Probate can be a confusing term. It’s often used interchangeably to mean both the process of administering the estate of someone who has died and the certificate you need to apply for in order to prove you have the right to do so.
The question of whether or not to apply for a Grant of Probate will be relevant to you if you have been named as an executor in a Will.
This will also apply to you if you are entitled to apply to be an administrator for someone who has died without leaving a valid Will. You can apply to be an administrator if you are over 18 and are the closest living relative of the person who has died (or if the closest living relative has nominated you).
In cases where there is no Will, the specific document you will need to apply for is called a Grant of Letters of Administration, but the function and application process is the same as for a Grant of Probate.
When do you need to apply for probate?
If you’re dealing with anything other than a very small or simple estate, it’s likely that you will need to apply for probate. This is especially likely to be the case if the person who has died was single, or if their spouse or civil partner died before them.
You will definitely need to apply for probate if:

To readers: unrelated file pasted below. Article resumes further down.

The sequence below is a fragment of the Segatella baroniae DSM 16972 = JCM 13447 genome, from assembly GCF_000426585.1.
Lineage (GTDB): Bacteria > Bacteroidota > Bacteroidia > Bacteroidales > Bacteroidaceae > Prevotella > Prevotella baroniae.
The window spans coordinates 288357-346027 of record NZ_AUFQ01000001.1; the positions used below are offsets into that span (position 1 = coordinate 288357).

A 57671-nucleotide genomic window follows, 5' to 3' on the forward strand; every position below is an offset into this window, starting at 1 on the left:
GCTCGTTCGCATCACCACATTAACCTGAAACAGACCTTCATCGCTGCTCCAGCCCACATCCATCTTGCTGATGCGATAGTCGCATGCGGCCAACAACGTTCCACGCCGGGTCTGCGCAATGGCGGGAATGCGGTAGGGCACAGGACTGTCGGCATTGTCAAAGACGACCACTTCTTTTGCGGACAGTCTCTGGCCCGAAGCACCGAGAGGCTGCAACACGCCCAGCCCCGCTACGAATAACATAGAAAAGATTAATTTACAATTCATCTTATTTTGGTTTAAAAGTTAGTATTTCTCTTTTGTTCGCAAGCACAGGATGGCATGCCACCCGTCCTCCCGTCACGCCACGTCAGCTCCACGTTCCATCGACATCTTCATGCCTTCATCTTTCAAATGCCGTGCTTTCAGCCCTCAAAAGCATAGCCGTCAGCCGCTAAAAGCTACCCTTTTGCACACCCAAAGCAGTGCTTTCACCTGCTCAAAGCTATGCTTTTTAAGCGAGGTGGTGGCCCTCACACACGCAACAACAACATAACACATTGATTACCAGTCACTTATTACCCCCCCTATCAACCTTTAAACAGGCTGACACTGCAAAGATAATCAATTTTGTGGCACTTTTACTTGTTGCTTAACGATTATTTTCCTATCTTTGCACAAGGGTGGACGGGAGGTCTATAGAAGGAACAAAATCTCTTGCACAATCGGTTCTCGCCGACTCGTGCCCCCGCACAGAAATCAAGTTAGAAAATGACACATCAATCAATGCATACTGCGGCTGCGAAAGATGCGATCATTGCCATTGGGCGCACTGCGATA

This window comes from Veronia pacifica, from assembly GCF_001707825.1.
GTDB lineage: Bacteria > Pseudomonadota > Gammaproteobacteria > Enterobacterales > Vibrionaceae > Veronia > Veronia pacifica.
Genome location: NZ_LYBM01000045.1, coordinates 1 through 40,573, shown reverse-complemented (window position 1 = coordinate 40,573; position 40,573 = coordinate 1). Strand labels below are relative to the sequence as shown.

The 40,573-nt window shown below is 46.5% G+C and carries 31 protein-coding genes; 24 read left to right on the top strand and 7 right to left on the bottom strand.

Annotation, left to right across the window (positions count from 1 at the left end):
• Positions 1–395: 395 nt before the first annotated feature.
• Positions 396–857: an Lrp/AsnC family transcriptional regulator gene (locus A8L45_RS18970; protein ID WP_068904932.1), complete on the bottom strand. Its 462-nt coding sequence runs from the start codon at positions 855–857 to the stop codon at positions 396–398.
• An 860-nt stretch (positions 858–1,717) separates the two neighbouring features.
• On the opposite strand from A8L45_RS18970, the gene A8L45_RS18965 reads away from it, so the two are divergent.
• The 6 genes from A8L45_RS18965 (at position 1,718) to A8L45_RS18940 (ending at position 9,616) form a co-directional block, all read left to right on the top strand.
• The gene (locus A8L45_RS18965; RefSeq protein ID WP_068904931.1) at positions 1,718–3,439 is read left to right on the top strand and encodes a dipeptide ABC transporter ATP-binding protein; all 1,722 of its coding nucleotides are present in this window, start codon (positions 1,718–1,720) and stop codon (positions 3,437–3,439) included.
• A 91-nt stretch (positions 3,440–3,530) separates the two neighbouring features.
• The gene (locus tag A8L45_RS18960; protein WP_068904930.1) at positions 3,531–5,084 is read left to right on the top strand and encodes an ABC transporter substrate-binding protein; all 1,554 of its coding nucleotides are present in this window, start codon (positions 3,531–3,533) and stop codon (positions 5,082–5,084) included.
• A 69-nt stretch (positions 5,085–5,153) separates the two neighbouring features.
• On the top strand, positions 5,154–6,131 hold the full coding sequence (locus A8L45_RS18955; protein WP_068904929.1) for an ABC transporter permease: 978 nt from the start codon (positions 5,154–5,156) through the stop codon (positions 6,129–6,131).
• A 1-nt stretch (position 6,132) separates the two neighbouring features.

You need to sell property on behalf of the estate
Any banks or organisations the person who died held accounts with have told you they will need to see the Grant of Probate in order to release funds
When don’t you need to apply for probate?
There are certain occasions where a probate application willnot be necessary. This includes cases where:
All property and bank accounts of the person who has died were held jointly with someone who is still living (e.g. a spouse or civil partner)
The estate consists of only cash and personal belongings
The amount of money belonging to the estate is small (usually under £5,000) and any relevant banks or building societies have said they will release funds without a Grant of Probate
In cases where all property and bank accounts were held jointly, the ownership of the property or accounts would usually automatically transfer to the surviving party. For example, if a husband and wife owned all property as joint tenants and all bank accounts jointly, if one spouse died, the surviving spouse would automatically take ownership of the whole estate. In cases such as these, the surviving spouse would probably not need to apply for a Grant of Probate.
Will you need a solicitor?
It’s possible to apply for probate yourself or to engage a solicitor to handle the application for you.
For simple estates where you feel you can manage the winding-up process yourself, you might feel confident about applying without specialist help. In other cases, you may want some extra support to ensure you’ve put your application together correctly.
If you are responsible for administering a more complicated estate, it often makes sense to work with an experienced probate solicitor. This includes high value estates, estates including foreign property or assets, estates that involve trusts, or estates where there is uncertainty regarding the Will.
In situations where you’re unsure if a Grant of Probate is necessary, a solicitor will be able to advise you on whether or not you need to apply.
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